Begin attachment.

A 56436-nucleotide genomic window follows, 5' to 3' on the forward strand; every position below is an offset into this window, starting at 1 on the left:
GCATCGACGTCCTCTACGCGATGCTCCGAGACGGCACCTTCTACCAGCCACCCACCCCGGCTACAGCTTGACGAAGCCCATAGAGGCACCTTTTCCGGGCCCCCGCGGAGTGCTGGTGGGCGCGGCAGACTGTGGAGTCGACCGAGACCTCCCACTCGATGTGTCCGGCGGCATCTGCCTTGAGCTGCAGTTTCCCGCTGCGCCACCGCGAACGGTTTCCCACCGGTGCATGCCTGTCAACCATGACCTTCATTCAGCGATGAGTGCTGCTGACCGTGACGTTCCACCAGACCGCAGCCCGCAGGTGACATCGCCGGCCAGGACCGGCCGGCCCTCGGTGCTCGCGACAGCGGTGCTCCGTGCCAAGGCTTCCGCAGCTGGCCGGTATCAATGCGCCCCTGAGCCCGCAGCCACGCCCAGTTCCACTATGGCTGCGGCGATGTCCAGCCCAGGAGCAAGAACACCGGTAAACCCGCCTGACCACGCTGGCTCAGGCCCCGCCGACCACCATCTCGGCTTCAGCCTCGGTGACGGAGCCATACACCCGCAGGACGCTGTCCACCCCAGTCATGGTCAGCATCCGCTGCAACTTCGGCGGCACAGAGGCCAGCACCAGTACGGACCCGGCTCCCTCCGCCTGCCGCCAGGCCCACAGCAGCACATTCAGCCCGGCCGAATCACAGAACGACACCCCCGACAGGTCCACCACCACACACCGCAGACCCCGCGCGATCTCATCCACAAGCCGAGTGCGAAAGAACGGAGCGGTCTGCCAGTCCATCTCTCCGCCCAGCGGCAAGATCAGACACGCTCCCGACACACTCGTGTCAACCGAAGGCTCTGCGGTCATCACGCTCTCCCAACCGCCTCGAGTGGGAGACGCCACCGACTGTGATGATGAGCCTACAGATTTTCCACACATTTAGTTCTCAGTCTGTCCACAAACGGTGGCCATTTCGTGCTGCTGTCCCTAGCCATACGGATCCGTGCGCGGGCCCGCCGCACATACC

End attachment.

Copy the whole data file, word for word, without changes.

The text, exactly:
A 56436-nucleotide genomic window follows, 5' to 3' on the forward strand; every position below is an offset into this window, starting at 1 on the left:
GCATCGACGTCCTCTACGCGATGCTCCGAGACGGCACCTTCTACCAGCCACCCACCCCGGCTACAGCTTGACGAAGCCCATAGAGGCACCTTTTCCGGGCCCCCGCGGAGTGCTGGTGGGCGCGGCAGACTGTGGAGTCGACCGAGACCTCCCACTCGATGTGTCCGGCGGCATCTGCCTTGAGCTGCAGTTTCCCGCTGCGCCACCGCGAACGGTTTCCCACCGGTGCATGCCTGTCAACCATGACCTTCATTCAGCGATGAGTGCTGCTGACCGTGACGTTCCACCAGACCGCAGCCCGCAGGTGACATCGCCGGCCAGGACCGGCCGGCCCTCGGTGCTCGCGACAGCGGTGCTCCGTGCCAAGGCTTCCGCAGCTGGCCGGTATCAATGCGCCCCTGAGCCCGCAGCCACGCCCAGTTCCACTATGGCTGCGGCGATGTCCAGCCCAGGAGCAAGAACACCGGTAAACCCGCCTGACCACGCTGGCTCAGGCCCCGCCGACCACCATCTCGGCTTCAGCCTCGGTGACGGAGCCATACACCCGCAGGACGCTGTCCACCCCAGTCATGGTCAGCATCCGCTGCAACTTCGGCGGCACAGAGGCCAGCACCAGTACGGACCCGGCTCCCTCCGCCTGCCGCCAGGCCCACAGCAGCACATTCAGCCCGGCCGAATCACAGAACGACACCCCCGACAGGTCCACCACCACACACCGCAGACCCCGCGCGATCTCATCCACAAGCCGAGTGCGAAAGAACGGAGCGGTCTGCCAGTCCATCTCTCCGCCCAGCGGCAAGATCAGACACGCTCCCGACACACTCGTGTCAACCGAAGGCTCTGCGGTCATCACGCTCTCCCAACCGCCTCGAGTGGGAGACGCCACCGACTGTGATGATGAGCCTACAGATTTTCCACACATTTAGTTCTCAGTCTGTCCACAAACGGTGGCCATTTCGTGCTGCTGTCCCTAGCCATACGGATCCGTGCGCGGGCCCGCCGCACATACC